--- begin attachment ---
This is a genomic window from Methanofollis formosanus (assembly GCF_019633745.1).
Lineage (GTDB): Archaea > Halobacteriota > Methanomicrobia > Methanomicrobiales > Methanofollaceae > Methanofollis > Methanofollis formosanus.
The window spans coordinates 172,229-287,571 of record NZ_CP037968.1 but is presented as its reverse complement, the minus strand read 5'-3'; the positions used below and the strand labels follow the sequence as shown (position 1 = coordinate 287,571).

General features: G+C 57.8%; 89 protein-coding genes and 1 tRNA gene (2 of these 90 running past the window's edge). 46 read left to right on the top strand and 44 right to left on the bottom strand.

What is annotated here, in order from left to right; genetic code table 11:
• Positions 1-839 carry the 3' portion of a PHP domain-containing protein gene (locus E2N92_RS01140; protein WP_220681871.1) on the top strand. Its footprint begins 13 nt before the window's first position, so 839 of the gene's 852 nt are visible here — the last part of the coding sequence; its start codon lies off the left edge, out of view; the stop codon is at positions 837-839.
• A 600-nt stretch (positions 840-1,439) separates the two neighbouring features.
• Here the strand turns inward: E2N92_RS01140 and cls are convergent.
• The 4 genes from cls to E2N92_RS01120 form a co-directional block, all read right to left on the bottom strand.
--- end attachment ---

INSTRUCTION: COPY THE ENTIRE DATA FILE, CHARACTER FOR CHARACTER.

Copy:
This is a genomic window from Methanofollis formosanus (assembly GCF_019633745.1).
Lineage (GTDB): Archaea > Halobacteriota > Methanomicrobia > Methanomicrobiales > Methanofollaceae > Methanofollis > Methanofollis formosanus.
The window spans coordinates 172,229-287,571 of record NZ_CP037968.1 but is presented as its reverse complement, the minus strand read 5'-3'; the positions used below and the strand labels follow the sequence as shown (position 1 = coordinate 287,571).

General features: G+C 57.8%; 89 protein-coding genes and 1 tRNA gene (2 of these 90 running past the window's edge). 46 read left to right on the top strand and 44 right to left on the bottom strand.

What is annotated here, in order from left to right; genetic code table 11:
• Positions 1-839 carry the 3' portion of a PHP domain-containing protein gene (locus E2N92_RS01140; protein WP_220681871.1) on the top strand. Its footprint begins 13 nt before the window's first position, so 839 of the gene's 852 nt are visible here — the last part of the coding sequence; its start codon lies off the left edge, out of view; the stop codon is at positions 837-839.
• A 600-nt stretch (positions 840-1,439) separates the two neighbouring features.
• Here the strand turns inward: E2N92_RS01140 and cls are convergent.
• The 4 genes from cls to E2N92_RS01120 form a co-directional block, all read right to left on the bottom strand.